Blog Post

Elder Abuse: When Aging Relatives May Need Their Own Superhero

Elder abuse refers to intentional or neglectful acts by a caregiver or associate of an elderly individual, which causes harm.[1] Financial elder abuse occurs when a trusted friend or family member obtains access to a senior’s financial accounts and uses the assets therein for personal gain. Unfortunately, this abuse is widespread in the United States and can happen to anyone, even the legendary creator of Marvel Comics, Stan Lee.


In December Stan Lee turned 95 years old. Although he remains in good physical health, Stan Lee, and his reported $50 million estate, became a prime target for elder abuse following the death of his wife, Joan Lee, last year. After Joan Lee’s passing, Kaya Morgan, a New York based memorabilia dealer, became Stan Lee’s primary caregiver. Subsequently, Stan Lee’s friends and family were concerned because Morgan prevented them from visiting Stan Lee. There were also suspicions Morgan was unduly influencing Stan Lee’s financial decisions. These concerns escalated when Morgan moved Stan Lee from his family home into a new condo monitored by private security hired by Morgan. Last week, Stan Lee’s former attorney and financial planner, Tom Lallas, filed a lawsuit requesting a temporary restraining order against Kaya Morgan.  On June 13, 2018, a Los Angeles County Court issued the temporary restraining order, pending a hearing on the case scheduled for July 6, 2018.


This far too common story may cause one to contemplate the best course of action if a relative or close friend is the victim of elder abuse. North Carolina law requires anyone suspicious of elder abuse to file an Adult Protective Services Report with the Department of Social Services in the county where the victim resides.[2] After an investigation, if the Director of Social Services finds the adult is the victim of elder abuse, they will notify the district attorney who will proceed with the appropriate criminal action.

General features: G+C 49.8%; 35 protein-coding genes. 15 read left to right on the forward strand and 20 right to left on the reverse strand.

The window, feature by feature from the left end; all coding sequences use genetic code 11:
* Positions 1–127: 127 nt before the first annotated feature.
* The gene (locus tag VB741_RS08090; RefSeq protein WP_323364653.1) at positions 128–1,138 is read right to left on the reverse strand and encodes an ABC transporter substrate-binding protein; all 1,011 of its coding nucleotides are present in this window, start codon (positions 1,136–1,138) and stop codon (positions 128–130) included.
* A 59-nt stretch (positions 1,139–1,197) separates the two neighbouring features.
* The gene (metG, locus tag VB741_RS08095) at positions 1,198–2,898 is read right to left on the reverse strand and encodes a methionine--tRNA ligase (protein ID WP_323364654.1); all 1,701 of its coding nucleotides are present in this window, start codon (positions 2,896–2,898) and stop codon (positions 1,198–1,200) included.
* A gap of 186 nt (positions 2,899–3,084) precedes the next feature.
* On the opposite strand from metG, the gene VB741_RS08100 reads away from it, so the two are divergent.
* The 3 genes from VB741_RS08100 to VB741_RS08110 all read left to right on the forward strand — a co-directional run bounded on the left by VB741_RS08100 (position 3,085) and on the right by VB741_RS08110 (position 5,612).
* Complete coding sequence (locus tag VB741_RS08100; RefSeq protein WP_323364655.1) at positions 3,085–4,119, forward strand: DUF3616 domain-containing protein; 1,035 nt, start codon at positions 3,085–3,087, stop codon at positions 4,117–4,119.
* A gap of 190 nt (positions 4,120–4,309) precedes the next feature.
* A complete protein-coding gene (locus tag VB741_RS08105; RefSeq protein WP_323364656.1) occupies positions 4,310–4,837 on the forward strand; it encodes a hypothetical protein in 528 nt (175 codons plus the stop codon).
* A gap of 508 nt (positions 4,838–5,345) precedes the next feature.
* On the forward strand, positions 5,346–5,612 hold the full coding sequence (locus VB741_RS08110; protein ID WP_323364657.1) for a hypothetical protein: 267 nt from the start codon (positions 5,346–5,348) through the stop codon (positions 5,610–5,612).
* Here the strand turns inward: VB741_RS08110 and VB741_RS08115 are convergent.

Friends and family may also pursue civil remedies, such as a restraining order or a guardianship proceeding to protect the victim’s rights. If the victim does not have a guardian and is incompetent to manage his or her own affairs, the concerned parties may petition the court for a competency hearing and the appointment of a guardian.[3] If the alleged abuser is already the victim’s guardian, the concerned parties may petition the court for a hearing to remove the guardian.[4] If the clerk finds reasonable cause to believe an emergency threatens the victim’s physical well-being or their estate, the clerk may even order removal of the guardian prior to a hearing.[5] For more information on guardianship proceedings, please see our previous blog post which discusses these petitions in greater detail.


If you are concerned about a loved one’s well-being and feel they may be the victim of elder abuse or are in need of a legal guardian, please call us at (704) 457-1010 to schedule a consultation.  For more information regarding our firm, attorneys, and practice areas, please visit our website at


[2] N.C. Gen. Stat. §108A-102.

[3] .C. Gen. Stat. §35A-1105.

[4] N.C. Gen. Stat. §35A-1290.

[5] N.C. Gen. Stat. §35A-1291.